A NEW PROLETKINO?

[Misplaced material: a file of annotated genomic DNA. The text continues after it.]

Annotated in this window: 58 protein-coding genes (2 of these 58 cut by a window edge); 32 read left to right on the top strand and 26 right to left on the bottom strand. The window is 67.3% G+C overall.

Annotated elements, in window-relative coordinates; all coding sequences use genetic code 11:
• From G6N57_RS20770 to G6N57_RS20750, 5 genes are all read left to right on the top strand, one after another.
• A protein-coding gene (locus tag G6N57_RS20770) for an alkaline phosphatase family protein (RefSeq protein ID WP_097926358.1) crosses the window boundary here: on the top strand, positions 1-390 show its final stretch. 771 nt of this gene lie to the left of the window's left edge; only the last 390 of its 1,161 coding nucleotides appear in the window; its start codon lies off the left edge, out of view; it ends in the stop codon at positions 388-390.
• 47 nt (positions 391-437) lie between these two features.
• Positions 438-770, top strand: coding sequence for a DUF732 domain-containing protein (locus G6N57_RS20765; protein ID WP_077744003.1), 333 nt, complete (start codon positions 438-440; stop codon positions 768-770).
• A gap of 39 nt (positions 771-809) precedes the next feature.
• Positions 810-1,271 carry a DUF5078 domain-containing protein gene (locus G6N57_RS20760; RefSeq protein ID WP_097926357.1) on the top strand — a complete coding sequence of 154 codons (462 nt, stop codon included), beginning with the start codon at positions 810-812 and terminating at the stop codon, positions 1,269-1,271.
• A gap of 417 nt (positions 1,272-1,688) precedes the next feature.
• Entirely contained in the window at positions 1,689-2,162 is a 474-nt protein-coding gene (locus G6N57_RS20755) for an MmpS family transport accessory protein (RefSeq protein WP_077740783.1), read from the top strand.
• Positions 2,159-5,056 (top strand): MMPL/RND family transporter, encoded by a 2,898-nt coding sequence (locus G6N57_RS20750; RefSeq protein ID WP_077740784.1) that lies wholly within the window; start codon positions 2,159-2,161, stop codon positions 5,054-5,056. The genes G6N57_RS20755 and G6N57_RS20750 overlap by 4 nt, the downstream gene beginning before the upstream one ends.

One of cinema’s first images is of workers leaving a factory. The young women come out first, in their long dresses and summer hats. It is the end of their day, they look delighted, they link arms with friends, they have plans for that evening, they chat animatedly. Young boys run off, a dog jumps up to greet his owner, some people glance at the camera and smile. The joyful atmosphere in La Sortie des ouvriers de l’usine Lumière, first screened in Paris in 1895, is typical of the work of Auguste and Louis Lumière. The brothers liked to capture—and create—typical moments in a day busy with life. In another of their short films we see a very different group of people, this time disembarking from a riverboat. Distinguished gentlemen pour up the gangplank in elegant coats and top hats, some doffing these cheerfully to the camera as they walk past; the ladies are clutching handbags and parasols. Le Débarquement du Congrès de Photographie à Lyon is reminiscent of Sortie de l’usine in form: the still camera set a few metres away from the action, fully visible to those it is filming, unmoving, recording the crowd. The working class and the bourgeoisie, represented on screen in the same way.
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